Brynn Anderson/Associated Press
Let's proceed on the premise that head coach Luke Walton isn't the problem. This will surely anger the loud contingent of Kings fans who are sure he is, but it feels too easy to make "change coaches" the top offseason priority. Instead, the focus should be on cutting loose the players who've underperformed and don't project as core pieces.
That starts with Marvin Bagley III and Buddy Hield.
The former never made sense as the No. 2 overall pick, and that's without even acknowledging that Luka Doncic was available. The theory of Bagley just didn't check out. He didn't project as a center because he couldn't protect the rim, but he was also a stationary pylon on the perimeter whom forwards could easily blow by.
Add to that a suspect three-point shot, no passing vision and limited use in the pick-and-roll, and it was always hard to see how he fit into a major role on a good team. It's even harder now. If there are takers out there for Bagley, the Kings should be givers. That's assuming anyone wants to deal with the prospect of his rookie-scale extension, which could come this offseason.
Hield is an elite three-point shooter, but he's in the way of Tyrese Haliburton at the 2. Good luck trying to get Hield to accept a bench role going forward. That never goes well. And even if he were willing to be a reserve, what kind of sensible roster-building plan features a backup one-way shooting guard who can't dribble but is also making $20 million per season?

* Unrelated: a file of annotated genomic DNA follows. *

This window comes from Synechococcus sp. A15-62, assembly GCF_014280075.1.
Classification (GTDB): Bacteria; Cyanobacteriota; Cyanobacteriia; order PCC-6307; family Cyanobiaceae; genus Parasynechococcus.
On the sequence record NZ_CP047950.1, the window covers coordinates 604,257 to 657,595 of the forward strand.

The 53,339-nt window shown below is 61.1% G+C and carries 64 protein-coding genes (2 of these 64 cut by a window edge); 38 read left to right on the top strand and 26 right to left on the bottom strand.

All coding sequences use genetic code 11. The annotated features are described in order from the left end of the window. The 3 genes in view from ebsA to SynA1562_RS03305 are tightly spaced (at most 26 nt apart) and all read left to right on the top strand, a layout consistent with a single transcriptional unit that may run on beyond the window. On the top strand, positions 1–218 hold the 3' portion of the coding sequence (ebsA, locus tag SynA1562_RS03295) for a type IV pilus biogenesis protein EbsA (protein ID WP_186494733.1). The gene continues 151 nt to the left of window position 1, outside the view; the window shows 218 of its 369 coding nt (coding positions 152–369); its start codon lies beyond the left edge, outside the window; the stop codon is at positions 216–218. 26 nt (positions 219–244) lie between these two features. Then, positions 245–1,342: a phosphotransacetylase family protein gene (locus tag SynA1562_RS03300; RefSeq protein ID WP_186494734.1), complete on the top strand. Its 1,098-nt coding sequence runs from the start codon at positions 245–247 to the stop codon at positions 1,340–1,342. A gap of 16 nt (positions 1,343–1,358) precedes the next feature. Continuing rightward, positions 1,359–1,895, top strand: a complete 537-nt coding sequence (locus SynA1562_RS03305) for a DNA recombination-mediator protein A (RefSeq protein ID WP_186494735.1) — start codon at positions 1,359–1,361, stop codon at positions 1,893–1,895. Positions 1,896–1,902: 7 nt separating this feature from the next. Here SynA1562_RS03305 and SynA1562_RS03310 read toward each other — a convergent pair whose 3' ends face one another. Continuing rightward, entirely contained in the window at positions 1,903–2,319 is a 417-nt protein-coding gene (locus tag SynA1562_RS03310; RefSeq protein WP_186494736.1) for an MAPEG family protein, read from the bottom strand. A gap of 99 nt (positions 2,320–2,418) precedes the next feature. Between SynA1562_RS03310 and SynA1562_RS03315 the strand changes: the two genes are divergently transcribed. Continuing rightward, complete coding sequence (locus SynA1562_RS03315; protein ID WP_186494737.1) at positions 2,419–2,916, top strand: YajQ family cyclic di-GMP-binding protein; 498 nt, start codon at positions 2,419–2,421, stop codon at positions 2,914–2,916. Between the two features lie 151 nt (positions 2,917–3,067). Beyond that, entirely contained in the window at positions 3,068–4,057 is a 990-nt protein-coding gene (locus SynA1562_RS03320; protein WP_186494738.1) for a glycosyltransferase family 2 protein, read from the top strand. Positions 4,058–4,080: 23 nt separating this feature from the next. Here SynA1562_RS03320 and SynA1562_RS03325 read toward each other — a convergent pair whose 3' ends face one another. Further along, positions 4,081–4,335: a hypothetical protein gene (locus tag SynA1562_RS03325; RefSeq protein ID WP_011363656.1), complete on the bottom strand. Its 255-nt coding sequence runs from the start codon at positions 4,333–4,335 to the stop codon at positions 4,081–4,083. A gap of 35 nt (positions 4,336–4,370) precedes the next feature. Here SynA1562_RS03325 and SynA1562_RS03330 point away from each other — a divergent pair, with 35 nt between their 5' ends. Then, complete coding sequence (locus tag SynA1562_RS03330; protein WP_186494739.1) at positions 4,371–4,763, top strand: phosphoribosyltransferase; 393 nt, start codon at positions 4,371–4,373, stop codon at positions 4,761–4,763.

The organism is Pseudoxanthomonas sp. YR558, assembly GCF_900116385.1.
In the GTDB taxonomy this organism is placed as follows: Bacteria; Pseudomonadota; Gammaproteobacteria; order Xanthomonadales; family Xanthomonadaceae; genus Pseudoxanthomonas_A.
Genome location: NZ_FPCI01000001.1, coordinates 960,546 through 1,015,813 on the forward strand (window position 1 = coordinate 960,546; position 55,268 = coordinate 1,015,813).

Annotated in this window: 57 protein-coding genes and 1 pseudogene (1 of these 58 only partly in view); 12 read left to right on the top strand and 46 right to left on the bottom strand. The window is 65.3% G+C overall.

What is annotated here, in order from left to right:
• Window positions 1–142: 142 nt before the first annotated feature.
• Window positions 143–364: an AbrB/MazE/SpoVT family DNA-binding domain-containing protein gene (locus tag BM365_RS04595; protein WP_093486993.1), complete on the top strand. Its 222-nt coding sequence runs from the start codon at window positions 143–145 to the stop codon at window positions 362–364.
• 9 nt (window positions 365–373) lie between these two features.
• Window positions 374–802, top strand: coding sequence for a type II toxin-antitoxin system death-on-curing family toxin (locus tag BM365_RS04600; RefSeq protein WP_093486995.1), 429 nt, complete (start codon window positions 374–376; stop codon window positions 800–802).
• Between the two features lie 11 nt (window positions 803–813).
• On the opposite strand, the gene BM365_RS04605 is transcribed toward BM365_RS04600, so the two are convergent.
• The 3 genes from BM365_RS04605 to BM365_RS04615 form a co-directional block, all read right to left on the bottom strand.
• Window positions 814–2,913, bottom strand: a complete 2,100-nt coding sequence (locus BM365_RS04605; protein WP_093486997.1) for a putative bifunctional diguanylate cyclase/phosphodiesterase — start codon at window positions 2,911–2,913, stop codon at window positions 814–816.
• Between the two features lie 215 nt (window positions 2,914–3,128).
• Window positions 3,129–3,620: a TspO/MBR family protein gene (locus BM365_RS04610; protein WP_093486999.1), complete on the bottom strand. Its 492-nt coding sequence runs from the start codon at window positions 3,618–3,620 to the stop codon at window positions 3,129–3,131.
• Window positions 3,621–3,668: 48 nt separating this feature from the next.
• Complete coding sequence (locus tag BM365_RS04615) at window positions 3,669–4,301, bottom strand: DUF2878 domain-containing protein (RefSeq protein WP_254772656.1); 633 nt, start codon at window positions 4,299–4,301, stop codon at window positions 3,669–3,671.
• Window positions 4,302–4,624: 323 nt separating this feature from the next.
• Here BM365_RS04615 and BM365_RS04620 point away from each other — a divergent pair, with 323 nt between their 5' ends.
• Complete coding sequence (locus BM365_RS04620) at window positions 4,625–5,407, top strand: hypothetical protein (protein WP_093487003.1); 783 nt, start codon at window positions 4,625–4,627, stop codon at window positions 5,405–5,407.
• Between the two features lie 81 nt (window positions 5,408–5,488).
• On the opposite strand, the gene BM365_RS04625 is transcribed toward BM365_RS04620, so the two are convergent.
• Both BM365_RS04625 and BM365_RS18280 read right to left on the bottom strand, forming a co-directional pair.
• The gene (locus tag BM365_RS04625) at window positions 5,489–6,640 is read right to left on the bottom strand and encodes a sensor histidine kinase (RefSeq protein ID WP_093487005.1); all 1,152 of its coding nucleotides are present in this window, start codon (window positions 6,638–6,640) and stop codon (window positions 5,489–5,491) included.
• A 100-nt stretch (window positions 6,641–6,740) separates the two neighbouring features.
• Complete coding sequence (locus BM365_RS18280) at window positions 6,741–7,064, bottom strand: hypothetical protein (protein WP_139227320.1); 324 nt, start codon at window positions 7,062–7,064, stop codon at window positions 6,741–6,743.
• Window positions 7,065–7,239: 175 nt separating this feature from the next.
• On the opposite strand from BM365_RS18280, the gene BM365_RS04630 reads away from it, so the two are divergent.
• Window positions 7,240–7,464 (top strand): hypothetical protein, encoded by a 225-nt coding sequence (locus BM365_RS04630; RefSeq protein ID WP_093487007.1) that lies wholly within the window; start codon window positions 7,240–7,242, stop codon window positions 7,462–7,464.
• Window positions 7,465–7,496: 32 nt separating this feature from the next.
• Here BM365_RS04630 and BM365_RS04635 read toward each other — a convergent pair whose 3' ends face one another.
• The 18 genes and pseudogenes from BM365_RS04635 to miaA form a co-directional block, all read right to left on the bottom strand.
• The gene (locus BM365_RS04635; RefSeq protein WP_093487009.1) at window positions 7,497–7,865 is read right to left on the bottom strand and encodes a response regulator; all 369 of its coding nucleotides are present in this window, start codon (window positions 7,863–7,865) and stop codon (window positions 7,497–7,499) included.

Hield is also in his age-28 season. He doesn't fit on a team with a timeline built around De'Aaron Fox, 23, and Haliburton, 21.
The Kings are on pace to be the worst defense in NBA history, and while moving on from Bagley and Hield won't turn that performance all the way around, it'll help. Ultimately, those two players, once thought of as foundational, are both more valuable to Sacramento as trade chips.
Sacramento tried fishing with those two, and all it caught were L's. Now, it's time to cut bait.